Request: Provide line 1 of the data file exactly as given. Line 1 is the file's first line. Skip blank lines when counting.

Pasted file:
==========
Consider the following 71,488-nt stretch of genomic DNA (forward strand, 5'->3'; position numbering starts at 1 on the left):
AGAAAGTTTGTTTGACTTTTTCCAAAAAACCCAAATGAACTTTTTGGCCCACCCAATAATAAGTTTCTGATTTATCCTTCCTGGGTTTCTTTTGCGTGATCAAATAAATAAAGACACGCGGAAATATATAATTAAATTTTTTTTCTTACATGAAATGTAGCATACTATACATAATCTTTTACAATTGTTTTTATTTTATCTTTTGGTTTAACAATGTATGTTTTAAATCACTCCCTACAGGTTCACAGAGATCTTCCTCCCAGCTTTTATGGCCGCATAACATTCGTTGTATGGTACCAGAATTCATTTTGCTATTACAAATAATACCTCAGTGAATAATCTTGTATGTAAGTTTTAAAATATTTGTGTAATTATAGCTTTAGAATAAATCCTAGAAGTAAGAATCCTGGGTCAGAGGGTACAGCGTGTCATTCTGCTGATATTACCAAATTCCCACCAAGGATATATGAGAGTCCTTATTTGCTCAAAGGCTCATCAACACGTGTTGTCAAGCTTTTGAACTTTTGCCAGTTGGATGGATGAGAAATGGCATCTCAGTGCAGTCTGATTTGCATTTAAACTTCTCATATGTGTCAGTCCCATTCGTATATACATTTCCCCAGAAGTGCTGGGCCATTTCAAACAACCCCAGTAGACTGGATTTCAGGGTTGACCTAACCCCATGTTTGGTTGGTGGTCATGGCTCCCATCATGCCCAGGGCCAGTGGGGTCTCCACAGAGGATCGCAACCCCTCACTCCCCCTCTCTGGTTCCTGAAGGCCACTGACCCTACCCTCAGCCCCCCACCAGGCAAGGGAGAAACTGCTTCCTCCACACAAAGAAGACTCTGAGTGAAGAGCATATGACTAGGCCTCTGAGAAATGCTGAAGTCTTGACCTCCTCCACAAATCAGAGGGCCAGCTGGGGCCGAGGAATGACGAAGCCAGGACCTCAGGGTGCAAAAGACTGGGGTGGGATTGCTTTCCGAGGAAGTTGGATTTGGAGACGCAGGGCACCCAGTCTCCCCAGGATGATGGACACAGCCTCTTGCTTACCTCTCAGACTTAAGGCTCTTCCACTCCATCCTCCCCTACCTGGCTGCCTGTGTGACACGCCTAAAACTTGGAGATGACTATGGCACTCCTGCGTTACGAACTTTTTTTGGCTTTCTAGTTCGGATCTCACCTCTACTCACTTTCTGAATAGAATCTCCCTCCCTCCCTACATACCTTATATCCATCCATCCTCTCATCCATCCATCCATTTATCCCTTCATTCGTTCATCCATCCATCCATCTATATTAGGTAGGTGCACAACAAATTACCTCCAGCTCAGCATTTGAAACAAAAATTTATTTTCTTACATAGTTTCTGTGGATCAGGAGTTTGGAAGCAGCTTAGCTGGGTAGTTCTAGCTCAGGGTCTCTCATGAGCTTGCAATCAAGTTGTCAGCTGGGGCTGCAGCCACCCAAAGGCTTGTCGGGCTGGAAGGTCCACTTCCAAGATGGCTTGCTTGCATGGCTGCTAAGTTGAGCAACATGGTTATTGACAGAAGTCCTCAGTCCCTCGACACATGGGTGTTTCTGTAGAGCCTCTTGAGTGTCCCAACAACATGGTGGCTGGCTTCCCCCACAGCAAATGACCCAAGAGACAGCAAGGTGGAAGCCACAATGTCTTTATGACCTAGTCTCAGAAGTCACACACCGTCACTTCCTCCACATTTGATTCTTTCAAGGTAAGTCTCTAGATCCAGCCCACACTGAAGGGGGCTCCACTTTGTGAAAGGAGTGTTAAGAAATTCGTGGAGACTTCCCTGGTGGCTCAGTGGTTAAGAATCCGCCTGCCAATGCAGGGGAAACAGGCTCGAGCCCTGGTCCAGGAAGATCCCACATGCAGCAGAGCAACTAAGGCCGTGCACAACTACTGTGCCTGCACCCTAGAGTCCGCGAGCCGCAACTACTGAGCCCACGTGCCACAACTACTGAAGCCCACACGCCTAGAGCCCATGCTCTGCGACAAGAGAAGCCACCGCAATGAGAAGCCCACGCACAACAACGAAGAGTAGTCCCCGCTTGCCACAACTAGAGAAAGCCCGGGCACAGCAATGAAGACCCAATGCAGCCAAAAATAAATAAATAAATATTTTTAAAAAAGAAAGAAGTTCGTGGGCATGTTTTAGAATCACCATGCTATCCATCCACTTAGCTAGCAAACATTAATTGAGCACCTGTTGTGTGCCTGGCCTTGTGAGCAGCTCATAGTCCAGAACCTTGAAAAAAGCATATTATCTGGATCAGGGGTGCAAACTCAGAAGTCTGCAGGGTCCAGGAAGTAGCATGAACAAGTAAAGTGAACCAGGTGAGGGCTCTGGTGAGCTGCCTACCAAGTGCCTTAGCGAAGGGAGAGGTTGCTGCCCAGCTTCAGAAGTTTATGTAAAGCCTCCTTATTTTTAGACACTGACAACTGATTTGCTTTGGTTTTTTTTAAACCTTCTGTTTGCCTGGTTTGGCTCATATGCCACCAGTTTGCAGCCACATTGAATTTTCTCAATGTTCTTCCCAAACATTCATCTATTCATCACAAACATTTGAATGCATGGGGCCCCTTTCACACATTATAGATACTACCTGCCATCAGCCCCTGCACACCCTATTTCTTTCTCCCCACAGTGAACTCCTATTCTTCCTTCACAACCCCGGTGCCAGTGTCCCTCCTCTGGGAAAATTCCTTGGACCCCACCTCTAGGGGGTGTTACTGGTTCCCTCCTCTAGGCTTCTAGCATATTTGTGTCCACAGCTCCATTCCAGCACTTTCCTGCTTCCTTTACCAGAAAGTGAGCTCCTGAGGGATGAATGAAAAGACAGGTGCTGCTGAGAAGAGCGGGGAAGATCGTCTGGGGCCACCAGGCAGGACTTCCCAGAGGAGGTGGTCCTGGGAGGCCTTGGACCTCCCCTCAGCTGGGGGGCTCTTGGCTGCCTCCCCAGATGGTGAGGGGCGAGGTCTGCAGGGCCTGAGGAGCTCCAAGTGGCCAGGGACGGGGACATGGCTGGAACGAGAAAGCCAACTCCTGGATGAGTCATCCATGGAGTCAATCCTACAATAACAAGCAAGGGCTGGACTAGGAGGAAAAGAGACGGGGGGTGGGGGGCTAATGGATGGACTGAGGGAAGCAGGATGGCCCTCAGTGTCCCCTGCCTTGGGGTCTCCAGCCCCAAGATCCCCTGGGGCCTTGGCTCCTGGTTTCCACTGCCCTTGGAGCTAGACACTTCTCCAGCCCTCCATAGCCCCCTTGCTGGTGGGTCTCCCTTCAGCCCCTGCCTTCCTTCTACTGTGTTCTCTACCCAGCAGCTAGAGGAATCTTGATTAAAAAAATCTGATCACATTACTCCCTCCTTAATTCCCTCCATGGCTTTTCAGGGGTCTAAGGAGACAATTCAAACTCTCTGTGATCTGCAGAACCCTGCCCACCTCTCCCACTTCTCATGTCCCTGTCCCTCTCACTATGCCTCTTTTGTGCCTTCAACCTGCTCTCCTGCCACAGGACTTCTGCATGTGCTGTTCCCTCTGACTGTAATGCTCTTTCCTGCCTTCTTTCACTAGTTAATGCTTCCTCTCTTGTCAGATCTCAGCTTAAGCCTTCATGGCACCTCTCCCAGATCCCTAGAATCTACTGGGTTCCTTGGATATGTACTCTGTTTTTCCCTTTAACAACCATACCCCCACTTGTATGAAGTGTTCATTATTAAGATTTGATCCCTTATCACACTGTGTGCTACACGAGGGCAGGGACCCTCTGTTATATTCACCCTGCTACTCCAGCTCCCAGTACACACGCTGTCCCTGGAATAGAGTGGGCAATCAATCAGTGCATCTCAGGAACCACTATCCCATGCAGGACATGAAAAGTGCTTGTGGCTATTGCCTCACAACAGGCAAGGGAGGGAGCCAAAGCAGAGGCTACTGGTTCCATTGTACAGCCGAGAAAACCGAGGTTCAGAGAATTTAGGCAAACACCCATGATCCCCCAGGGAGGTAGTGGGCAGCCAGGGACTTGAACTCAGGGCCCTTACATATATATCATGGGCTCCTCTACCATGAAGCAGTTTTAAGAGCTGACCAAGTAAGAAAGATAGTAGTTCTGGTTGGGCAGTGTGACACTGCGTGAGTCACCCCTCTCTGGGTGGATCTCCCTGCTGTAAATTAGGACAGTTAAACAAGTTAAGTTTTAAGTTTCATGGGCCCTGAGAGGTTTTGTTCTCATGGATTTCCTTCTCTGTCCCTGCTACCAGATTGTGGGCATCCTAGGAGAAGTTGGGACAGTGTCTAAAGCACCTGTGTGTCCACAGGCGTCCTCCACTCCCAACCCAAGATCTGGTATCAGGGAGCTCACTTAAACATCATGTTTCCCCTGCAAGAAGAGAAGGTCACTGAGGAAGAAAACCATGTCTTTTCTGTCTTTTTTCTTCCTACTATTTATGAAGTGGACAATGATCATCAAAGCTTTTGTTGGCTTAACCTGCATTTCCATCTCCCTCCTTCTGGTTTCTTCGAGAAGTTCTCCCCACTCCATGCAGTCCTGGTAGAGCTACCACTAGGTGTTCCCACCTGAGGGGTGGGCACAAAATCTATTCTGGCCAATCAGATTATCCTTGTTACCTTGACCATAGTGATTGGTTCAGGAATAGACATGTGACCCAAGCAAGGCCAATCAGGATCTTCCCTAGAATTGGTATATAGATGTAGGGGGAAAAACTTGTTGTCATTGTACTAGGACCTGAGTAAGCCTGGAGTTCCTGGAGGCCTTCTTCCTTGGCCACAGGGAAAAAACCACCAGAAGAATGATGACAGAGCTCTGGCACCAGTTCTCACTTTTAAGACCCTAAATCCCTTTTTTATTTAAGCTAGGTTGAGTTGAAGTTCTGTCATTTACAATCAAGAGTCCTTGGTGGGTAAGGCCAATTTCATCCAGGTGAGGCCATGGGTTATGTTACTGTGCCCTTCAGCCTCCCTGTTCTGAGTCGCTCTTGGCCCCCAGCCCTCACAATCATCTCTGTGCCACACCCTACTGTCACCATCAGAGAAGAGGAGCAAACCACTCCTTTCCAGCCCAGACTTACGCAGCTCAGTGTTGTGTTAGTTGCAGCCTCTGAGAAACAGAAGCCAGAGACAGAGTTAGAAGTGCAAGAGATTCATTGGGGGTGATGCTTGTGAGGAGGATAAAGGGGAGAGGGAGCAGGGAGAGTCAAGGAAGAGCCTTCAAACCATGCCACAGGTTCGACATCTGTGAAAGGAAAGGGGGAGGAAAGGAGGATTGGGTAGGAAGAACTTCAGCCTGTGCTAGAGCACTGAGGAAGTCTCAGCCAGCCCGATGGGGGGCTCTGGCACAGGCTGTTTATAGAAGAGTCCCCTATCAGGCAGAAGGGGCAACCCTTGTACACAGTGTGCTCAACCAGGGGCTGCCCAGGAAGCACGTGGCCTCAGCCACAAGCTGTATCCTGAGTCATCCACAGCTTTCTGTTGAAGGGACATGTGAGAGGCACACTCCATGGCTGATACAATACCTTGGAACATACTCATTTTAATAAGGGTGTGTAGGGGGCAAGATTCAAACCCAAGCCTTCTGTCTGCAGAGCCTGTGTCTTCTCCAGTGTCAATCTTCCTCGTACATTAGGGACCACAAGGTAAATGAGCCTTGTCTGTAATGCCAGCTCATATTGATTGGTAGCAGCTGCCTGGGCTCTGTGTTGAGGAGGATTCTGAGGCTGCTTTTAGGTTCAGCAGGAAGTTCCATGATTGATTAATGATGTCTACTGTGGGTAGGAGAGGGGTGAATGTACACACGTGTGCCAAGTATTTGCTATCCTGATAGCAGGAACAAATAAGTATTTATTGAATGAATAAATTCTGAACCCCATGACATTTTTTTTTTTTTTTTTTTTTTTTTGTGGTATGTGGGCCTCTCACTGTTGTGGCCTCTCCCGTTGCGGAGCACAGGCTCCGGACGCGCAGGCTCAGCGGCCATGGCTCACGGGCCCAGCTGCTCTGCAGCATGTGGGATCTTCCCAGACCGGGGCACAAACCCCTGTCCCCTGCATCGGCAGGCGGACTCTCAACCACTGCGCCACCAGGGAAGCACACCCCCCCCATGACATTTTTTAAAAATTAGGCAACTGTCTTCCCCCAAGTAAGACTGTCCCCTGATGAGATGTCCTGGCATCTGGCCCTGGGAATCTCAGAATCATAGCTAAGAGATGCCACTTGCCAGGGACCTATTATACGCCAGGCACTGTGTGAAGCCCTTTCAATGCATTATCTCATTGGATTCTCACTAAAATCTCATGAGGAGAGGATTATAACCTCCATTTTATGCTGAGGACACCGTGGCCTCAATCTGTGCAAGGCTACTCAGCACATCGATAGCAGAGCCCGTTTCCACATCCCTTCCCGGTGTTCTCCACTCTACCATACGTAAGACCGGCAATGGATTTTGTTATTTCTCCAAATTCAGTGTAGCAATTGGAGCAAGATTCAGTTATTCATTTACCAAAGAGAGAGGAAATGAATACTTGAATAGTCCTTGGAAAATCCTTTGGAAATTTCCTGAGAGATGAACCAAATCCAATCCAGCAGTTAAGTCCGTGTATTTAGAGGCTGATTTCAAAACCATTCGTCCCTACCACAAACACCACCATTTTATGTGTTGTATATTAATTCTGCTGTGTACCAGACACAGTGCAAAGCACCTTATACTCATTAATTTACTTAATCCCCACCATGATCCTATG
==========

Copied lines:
Consider the following 71,488-nt stretch of genomic DNA (forward strand, 5'->3'; position numbering starts at 1 on the left):